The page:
29 April 2012

What I'd Do If Only ...

Like most any other person, I have materialistic dreams. They range from being spectacularly costly to hardly costing anything. My passions change as I age. When I was younger, I dreamed of creating movies in 3D (not dependent on glasses; with a 180 degree field of vision). So, I've decided to document what I'd love to make happen lately -- because they may get no further to becoming reality than appearing in my blog. Also, numbered lists are very, very fashionable with blogs.

I'll list going from the most far-fetched and manic dreams to the relatively simple.

Replace the automobile.

I imagine a system of personal or utility cars on rails. You walk up to a booth and call for a car (family, utility, single transport, etc.). An empty car arrives. You get in. There is only a seat and a display. You select your destination using the display. If you are uncertain, you can use the display as a resource, doing searches for a particular store, or retrieve a list of stores having sales for that day. You also have saved locations particular to yourself -- thus, you can simply select "work" and off you go. The cars are controlled by a computer, eliminating human inefficiency and ineptitude. Also, transportation is no longer dependent on fossil fuels. Air pollution is reduced.

The I-5 construction blitz nearing completion here in Utah was projected to cost taxpayers $1 billion. I don't know how much it would cost to construct this new means of transportation. Would it cost more than the combined resources that go into automobile production and unkeep? I doubt it.

Restoration of Utah Lake.

I've heard stories that when the pioneers arrived in the valley, Utah Lake was so clear you could see to the bottom. It was all white-sand. Soil runoff and sewage have made it muddy. Carp was introduced. In some years, when the carp attempt to swim up the river, they choke the river and it takes numerous dump trucks to haul their carcasses off. There probably isn't a square foot of shoreline you can't snag yourself in fishing line. It's filthy. Imagine it restored. Imagine the land value around it if it had white sand beaches again.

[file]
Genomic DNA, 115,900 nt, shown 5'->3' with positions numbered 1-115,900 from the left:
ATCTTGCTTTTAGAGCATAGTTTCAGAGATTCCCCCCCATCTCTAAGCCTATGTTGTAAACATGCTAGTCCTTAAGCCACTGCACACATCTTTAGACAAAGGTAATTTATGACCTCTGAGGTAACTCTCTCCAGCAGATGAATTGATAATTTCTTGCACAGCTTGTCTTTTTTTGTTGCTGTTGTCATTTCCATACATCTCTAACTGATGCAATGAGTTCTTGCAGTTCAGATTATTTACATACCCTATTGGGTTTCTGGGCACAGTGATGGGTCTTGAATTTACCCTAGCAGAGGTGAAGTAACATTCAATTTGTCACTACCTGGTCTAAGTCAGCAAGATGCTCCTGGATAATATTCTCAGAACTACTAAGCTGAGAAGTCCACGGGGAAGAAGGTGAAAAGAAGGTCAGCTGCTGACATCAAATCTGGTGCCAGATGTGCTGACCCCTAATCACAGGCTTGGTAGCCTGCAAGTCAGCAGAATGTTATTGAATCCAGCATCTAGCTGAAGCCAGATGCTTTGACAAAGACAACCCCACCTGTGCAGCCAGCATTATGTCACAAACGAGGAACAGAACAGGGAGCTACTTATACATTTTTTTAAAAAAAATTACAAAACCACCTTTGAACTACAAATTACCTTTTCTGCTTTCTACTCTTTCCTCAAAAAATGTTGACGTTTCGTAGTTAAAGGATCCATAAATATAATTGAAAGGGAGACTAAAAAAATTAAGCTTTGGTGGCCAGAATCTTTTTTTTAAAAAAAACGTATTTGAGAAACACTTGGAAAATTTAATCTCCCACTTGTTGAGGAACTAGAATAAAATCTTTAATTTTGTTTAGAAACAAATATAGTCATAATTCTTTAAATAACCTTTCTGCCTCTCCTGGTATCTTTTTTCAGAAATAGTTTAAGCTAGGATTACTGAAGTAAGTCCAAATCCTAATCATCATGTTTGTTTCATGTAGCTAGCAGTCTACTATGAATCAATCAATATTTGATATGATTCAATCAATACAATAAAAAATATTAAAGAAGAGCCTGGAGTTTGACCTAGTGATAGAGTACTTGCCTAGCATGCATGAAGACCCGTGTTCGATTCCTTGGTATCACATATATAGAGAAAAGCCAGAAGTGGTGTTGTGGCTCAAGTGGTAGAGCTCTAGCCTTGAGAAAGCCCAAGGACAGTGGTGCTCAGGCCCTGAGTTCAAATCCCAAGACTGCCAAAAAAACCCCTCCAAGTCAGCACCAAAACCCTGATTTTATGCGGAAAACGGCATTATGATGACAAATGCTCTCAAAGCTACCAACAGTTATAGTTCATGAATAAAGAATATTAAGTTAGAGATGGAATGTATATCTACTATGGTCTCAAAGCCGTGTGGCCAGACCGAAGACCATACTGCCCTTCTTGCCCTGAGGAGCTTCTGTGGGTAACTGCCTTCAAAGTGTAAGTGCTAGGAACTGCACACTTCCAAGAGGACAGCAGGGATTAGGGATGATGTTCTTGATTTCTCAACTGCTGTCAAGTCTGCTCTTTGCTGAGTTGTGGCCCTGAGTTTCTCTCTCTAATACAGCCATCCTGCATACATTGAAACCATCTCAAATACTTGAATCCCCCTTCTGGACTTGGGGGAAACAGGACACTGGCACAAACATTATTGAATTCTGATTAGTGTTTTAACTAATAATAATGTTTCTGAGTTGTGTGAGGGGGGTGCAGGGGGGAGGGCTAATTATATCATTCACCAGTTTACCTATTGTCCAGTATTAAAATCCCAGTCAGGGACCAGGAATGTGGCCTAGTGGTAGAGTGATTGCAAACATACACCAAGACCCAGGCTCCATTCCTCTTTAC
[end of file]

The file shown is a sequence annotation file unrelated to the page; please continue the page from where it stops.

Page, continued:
Again, achieving this would be enormously expensive. If you can filter the lakebed and seperate the muck from the sand, what do you do with the muck? Rebuild the Point of the Mountain? What do you do with the megatons of carp?

Hyper-enhanced recycling and waste management.

I want to apply human ingenuity and genius into methods of more quickly sorting trash while efficiently extracting valuable resources. I imagine highly-advanced mechanization for sorting and reclaiming, as well as advanced methods of accelerated decomposition. A system that makes it possible for our landfills to shrink more and more every year.

I hear of the island of floating plastic somewhere on the ocean. I can't imagine all the consumer junk thrown out every year. I think it's more than simply prudent to, not only, remove this junk, but to harvest it. Ideally, the process would be so efficient it would turn a profit.

Accessible, quality virtual reality.

It already exists, but I mean in an accessible and advanced form. Why have a giant IMAX screen when you can surround your field of vision more easily with goggles? LCD screens are better and cheaper, and thinner, so why haven't we seen any goggles with super high-res screens? Also, somehow the issue of virtual sound needs to be effected. I have 5.1 headphones. They're tricky, but they're not as good as a set of speakers -- and I'm concerned that they may harm hearing and confuse the brain (the rear-channel speakers trick the mind into thinking a sound is coming from behind, rather than the side; I have had instances after listening to the headphones where I would incorrectly place the location of real-world sounds).

It not only costs to create, but to compete, and to be viable on the capricious market.

The Flight of Dragons for 2012.

I'd use the same voice actors (meaning I'd use the original 1982 recording) but completely redo the animation, perhaps in 3D. The voice acting in this movie is superb for what it is; the story is good, too. I think it would be nice to be able to give it to the contemporary generation in sublime form.